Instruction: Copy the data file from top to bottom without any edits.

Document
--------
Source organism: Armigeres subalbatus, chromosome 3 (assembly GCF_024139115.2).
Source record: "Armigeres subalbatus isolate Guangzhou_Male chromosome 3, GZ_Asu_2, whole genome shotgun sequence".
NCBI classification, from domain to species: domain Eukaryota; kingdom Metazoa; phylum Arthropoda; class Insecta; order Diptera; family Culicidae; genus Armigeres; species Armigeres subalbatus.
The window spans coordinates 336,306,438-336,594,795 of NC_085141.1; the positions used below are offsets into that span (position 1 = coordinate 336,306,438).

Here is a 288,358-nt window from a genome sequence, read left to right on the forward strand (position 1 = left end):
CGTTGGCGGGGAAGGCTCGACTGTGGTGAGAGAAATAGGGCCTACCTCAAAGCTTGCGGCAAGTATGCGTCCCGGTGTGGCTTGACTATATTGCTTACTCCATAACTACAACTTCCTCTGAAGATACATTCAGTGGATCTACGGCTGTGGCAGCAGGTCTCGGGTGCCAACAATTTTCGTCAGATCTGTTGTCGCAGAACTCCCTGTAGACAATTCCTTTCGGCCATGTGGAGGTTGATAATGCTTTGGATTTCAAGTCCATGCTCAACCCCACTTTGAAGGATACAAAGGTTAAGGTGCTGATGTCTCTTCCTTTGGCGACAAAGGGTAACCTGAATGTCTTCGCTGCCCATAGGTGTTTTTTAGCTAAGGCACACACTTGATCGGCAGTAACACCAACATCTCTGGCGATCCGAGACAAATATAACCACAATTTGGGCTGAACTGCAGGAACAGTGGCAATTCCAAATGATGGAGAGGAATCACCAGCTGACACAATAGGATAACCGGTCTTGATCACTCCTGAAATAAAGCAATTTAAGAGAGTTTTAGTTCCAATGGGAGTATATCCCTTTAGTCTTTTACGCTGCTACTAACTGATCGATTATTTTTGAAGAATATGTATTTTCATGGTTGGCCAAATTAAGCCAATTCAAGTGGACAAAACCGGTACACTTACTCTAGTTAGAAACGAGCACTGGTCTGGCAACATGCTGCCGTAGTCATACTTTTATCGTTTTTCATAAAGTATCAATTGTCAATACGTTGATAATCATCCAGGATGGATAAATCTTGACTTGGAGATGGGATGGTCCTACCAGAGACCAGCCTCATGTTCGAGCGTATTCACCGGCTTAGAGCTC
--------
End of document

Source organism: Armigeres subalbatus, chromosome 3 (assembly GCF_024139115.2).
Source record: "Armigeres subalbatus isolate Guangzhou_Male chromosome 3, GZ_Asu_2, whole genome shotgun sequence".
NCBI classification, from domain to species: domain Eukaryota; kingdom Metazoa; phylum Arthropoda; class Insecta; order Diptera; family Culicidae; genus Armigeres; species Armigeres subalbatus.
The window spans coordinates 336,306,438-336,594,795 of NC_085141.1; the positions used below are offsets into that span (position 1 = coordinate 336,306,438).

Here is a 288,358-nt window from a genome sequence, read left to right on the forward strand (position 1 = left end):
CGTTGGCGGGGAAGGCTCGACTGTGGTGAGAGAAATAGGGCCTACCTCAAAGCTTGCGGCAAGTATGCGTCCCGGTGTGGCTTGACTATATTGCTTACTCCATAACTACAACTTCCTCTGAAGATACATTCAGTGGATCTACGGCTGTGGCAGCAGGTCTCGGGTGCCAACAATTTTCGTCAGATCTGTTGTCGCAGAACTCCCTGTAGACAATTCCTTTCGGCCATGTGGAGGTTGATAATGCTTTGGATTTCAAGTCCATGCTCAACCCCACTTTGAAGGATACAAAGGTTAAGGTGCTGATGTCTCTTCCTTTGGCGACAAAGGGTAACCTGAATGTCTTCGCTGCCCATAGGTGTTTTTTAGCTAAGGCACACACTTGATCGGCAGTAACACCAACATCTCTGGCGATCCGAGACAAATATAACCACAATTTGGGCTGAACTGCAGGAACAGTGGCAATTCCAAATGATGGAGAGGAATCACCAGCTGACACAATAGGATAACCGGTCTTGATCACTCCTGAAATAAAGCAATTTAAGAGAGTTTTAGTTCCAATGGGAGTATATCCCTTTAGTCTTTTACGCTGCTACTAACTGATCGATTATTTTTGAAGAATATGTATTTTCATGGTTGGCCAAATTAAGCCAATTCAAGTGGACAAAACCGGTACACTTACTCTAGTTAGAAACGAGCACTGGTCTGGCAACATGCTGCCGTAGTCATACTTTTATCGTTTTTCATAAAGTATCAATTGTCAATACGTTGATAATCATCCAGGATGGATAAATCTTGACTTGGAGATGGGATGGTCCTACCAGAGACCAGCCTCATGTTCGAGCGTATTCACCGGCTTAGAGCTC